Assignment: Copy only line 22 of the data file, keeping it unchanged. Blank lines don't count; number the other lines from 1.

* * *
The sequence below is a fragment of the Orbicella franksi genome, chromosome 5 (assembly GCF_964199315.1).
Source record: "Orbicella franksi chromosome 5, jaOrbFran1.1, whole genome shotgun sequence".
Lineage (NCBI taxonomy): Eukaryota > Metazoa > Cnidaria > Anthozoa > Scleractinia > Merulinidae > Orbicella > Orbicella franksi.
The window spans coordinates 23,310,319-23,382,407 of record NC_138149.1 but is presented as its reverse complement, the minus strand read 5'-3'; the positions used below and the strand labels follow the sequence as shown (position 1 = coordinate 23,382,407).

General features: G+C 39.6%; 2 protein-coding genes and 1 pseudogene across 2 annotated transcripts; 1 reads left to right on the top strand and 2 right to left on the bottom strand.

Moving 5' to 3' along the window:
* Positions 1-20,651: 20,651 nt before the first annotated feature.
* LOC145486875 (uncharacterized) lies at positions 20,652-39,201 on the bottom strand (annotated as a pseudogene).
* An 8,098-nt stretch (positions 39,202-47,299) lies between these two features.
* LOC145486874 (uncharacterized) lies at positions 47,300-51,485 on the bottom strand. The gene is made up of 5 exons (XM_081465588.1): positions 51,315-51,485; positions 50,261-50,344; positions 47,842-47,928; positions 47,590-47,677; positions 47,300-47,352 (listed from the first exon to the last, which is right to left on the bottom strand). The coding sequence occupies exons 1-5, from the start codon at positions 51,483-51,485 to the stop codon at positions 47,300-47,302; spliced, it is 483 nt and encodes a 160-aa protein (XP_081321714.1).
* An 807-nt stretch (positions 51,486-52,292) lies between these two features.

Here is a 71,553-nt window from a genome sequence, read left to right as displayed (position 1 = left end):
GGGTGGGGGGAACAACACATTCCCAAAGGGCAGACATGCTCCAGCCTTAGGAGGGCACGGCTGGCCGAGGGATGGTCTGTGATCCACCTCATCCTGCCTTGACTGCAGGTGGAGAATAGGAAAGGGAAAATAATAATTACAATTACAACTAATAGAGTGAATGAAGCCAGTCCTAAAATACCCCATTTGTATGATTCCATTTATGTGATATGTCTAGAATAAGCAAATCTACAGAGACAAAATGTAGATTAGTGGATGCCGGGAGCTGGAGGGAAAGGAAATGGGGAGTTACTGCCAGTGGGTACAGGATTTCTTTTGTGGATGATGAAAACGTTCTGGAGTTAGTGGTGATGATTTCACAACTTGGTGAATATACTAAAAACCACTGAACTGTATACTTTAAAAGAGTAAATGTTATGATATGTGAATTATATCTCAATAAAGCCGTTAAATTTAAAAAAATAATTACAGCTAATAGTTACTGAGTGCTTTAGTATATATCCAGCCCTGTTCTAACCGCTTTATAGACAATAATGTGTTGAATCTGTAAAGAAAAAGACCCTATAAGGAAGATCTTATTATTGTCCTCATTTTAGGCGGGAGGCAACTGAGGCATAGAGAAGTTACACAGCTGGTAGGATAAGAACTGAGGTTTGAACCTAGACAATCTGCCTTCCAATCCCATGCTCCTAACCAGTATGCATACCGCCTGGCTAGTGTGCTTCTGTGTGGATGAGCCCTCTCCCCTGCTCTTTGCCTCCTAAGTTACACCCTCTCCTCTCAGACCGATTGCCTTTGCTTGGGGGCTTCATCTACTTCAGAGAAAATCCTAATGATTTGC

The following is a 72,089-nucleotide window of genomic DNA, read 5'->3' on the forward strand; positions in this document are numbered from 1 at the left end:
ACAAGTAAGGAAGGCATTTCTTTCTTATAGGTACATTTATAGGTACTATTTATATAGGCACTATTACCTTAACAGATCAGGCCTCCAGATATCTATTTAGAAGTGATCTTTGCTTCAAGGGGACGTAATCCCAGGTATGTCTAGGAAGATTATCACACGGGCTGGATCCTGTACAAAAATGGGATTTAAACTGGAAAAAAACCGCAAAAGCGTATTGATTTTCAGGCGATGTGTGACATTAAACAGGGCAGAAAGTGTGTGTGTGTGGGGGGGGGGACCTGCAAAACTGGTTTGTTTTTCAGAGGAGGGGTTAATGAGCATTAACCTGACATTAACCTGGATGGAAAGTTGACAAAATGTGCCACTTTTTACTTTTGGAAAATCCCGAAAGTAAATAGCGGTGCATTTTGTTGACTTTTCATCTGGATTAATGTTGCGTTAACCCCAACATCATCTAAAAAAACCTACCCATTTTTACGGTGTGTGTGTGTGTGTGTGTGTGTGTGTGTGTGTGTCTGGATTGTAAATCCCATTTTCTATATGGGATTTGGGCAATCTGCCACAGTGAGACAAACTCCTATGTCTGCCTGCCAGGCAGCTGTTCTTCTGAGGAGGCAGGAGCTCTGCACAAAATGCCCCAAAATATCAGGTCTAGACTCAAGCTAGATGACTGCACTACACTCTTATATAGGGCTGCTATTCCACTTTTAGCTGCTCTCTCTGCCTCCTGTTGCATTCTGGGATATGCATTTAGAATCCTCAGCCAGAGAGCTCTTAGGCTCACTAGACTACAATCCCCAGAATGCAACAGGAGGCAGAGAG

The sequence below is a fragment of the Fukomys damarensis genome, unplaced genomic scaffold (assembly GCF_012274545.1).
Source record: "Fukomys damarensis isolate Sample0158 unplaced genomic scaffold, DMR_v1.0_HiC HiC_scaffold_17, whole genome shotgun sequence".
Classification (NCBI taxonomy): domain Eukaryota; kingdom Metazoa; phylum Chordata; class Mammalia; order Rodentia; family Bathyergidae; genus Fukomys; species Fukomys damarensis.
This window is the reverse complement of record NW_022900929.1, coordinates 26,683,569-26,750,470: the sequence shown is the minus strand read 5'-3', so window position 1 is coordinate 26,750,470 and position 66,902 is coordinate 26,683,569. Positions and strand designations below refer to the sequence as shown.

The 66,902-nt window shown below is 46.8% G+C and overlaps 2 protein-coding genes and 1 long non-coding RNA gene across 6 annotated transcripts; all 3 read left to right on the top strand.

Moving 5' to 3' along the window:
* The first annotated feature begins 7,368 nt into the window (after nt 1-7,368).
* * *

* The first annotated feature begins 7,368 nt into the window (after nt 1-7,368).